Last week, workers installing new gas pipes in the town of Chilca, 40 miles south of Lima, Peru, discovered a group of funerary bundles containing human remains and offerings that dates to the 13th century. The natural gas company Cálidda contracted archaeologists to excavate the find. They found the remains of eight individuals, adults and children, wrapped with vegetable ropes and brown cloth.
Placed around the bundled bodies were offerings of different types of corn in a bowl made from gourds, decorated textiles and musical instruments, including a double-row panpipe and a traditional Peruvian flute. There were shells on the heads of some of the bodies.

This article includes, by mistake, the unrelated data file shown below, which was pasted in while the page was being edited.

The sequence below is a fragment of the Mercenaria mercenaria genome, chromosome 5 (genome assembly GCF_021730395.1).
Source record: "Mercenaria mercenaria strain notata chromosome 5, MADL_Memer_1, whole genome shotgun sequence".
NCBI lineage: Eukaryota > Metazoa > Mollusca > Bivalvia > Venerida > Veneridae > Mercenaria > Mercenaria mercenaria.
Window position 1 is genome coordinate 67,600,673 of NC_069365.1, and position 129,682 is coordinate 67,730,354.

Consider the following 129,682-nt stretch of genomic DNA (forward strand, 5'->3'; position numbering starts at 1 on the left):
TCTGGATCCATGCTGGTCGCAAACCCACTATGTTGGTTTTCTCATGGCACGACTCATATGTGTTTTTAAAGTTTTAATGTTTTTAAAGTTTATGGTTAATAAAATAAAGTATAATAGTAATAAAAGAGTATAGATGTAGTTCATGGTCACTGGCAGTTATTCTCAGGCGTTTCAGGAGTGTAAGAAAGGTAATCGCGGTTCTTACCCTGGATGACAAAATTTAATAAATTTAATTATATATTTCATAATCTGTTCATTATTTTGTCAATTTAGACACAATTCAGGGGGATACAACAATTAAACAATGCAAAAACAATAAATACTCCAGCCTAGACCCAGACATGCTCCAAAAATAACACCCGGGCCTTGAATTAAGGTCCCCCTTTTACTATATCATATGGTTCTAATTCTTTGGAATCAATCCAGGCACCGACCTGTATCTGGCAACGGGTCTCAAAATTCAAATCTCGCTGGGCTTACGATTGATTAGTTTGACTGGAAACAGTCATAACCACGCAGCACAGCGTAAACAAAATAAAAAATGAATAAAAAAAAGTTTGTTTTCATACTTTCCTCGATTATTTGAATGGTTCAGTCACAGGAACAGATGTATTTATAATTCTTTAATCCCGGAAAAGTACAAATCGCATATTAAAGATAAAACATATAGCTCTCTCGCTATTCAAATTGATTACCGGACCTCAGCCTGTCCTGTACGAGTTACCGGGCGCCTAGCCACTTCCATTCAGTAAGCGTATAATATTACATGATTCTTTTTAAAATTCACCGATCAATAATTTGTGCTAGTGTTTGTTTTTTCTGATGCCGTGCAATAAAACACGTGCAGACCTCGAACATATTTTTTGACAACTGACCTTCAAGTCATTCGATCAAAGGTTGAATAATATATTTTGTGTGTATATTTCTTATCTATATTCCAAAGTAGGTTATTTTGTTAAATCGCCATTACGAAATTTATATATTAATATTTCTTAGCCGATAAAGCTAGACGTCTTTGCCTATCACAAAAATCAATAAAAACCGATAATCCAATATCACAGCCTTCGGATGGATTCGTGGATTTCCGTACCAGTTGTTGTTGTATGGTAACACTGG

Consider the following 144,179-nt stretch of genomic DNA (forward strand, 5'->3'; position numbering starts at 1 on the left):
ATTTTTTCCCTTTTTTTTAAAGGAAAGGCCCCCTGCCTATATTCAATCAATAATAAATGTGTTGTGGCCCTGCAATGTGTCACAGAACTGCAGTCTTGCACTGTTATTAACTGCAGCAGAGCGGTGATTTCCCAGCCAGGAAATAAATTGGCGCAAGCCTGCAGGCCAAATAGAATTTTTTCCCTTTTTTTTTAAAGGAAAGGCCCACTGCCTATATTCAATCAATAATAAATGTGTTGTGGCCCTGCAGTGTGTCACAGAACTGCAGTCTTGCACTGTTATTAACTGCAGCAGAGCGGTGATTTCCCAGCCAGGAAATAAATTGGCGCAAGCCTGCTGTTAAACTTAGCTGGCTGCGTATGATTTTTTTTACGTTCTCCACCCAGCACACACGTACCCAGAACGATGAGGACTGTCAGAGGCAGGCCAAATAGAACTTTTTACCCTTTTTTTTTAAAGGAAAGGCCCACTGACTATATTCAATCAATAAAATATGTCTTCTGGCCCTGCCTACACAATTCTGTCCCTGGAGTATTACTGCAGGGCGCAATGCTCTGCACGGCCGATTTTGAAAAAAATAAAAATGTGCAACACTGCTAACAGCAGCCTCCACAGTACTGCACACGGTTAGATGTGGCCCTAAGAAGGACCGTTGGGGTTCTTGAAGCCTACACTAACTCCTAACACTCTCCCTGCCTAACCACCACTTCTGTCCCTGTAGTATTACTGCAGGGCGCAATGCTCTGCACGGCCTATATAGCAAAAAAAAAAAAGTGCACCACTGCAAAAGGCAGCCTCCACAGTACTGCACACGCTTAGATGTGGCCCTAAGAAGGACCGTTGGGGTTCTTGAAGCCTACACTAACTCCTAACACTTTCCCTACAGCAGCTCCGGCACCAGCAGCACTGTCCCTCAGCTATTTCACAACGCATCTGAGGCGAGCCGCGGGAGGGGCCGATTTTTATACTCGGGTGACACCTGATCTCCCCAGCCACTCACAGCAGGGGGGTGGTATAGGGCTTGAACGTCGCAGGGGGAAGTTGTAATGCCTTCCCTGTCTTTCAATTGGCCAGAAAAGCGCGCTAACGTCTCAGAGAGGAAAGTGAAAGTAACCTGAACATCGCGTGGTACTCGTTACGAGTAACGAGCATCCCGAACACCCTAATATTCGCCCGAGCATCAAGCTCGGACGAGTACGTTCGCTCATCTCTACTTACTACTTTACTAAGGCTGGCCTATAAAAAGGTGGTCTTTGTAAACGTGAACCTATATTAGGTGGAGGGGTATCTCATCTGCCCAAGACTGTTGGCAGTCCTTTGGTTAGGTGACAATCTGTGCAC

Inside some of the bundles archaeologists found hand spindles, used to spin cotton, camelid or sheep’s wool into the richly colored and patterned textiles that have been characteristic of Andean culture for millennia. They also found chuspas, pouches used to carry coca leaves and the alkaline substances (lime in this case) they were chewed with to increase the practice’s effectiveness against altitude sickness, in some of the bundles.
The bundles were placed inside a chamber dug into the sand, then topped with wood logs and mats of plant fiber hardened with mud. Archaeologists believe the burials were part of a pre-Hispanic cemetery in Chilca, as bodies have been found during utility work before, most recently in 2018 when Cálidda workers discovered the ancient remains of 30 individuals.
The human remains and archaeological materials will be entrusted to experts at Peru’s Ministry of Culture, who will assess their conservation needs and determine where they will be exhibited in the future.